Whenever a U.S. taxpayer dies or gives away valuable art—or any time it changes hands other than through a sale—Uncle Sam has an interest in knowing its true value. The art panel protects that interest, by vetting values submitted by taxpayers or executors; in other words, they make sure the deduction for the donation of that Jackson Pollock masterpiece is accurate.
Do you have any valuable art in the family? If yes, then you need to be more than familiar with the Art Advisory Panel. Its opinion is potentially your burden. When it comes to taxation, no one likes surprises.
The Art Advisory Panel is, in the history of the tax code, a fairly new invention dating back to 1968. Despite its relatively recent existence, the influence of the Art Advisory Panel has only increased over the intervening decades as the value of art itself has skyrocketed.
The Wall Street Journal recently provided an introduction to the Panel in an article titled “The Art (Tax) Police.”
Practically speaking, the value of art is ambiguous at best, and yet it is also very real. Just because you regard a painting as “priceless,” some potential purchaser just might give you, your estate, or your heirs a very definite and taxable price for it. The Art Advisory Panel exists to double-check your numbers on the real-world taxable value of the artwork for the purposes of the assessment of taxes or even charitable deductions. Consequently, the Panel truly is the tax police of the art world, scrutinizing any piece of art assigned a value of more than $50,000.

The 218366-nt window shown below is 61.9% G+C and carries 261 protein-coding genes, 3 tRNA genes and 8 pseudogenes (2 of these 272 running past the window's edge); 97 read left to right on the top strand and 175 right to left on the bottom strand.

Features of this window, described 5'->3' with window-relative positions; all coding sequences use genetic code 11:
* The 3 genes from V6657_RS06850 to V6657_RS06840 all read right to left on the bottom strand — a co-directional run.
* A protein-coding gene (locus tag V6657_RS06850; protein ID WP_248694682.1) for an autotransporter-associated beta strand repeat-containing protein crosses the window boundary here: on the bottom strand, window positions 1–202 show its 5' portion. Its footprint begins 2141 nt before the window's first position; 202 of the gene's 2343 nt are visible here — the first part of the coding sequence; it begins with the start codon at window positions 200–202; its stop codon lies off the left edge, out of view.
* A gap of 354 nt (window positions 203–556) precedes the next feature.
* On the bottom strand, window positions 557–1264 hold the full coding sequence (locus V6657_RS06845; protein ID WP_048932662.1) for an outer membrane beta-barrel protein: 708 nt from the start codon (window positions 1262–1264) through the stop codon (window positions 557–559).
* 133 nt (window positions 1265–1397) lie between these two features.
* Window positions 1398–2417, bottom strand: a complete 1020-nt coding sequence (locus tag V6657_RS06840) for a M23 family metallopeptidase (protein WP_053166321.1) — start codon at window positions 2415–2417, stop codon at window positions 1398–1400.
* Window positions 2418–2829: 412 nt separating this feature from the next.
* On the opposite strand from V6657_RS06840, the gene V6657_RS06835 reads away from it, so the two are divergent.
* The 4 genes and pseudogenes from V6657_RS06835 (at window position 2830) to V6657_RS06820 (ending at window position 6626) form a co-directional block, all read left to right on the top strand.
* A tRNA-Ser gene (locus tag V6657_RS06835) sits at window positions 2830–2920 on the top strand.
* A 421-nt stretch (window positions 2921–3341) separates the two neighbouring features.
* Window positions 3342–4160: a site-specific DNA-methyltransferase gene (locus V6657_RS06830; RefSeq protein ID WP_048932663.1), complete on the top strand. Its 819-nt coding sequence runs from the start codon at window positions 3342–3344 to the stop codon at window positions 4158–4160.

Happily, the Panel finds in favor of the taxpayer about half of the time. Unhappily, those taxpayers on the losing end find themselves stuck with a larger than anticipated tax bill and, perhaps, penalties.
When it comes to the valuation of art, it is worth your time to get a qualified appraisal so you are well-prepared if the IRS calls in the art (tax) police.
Reference: The Wall Street Journal (September 20, 2013) “The Art (Tax) Police”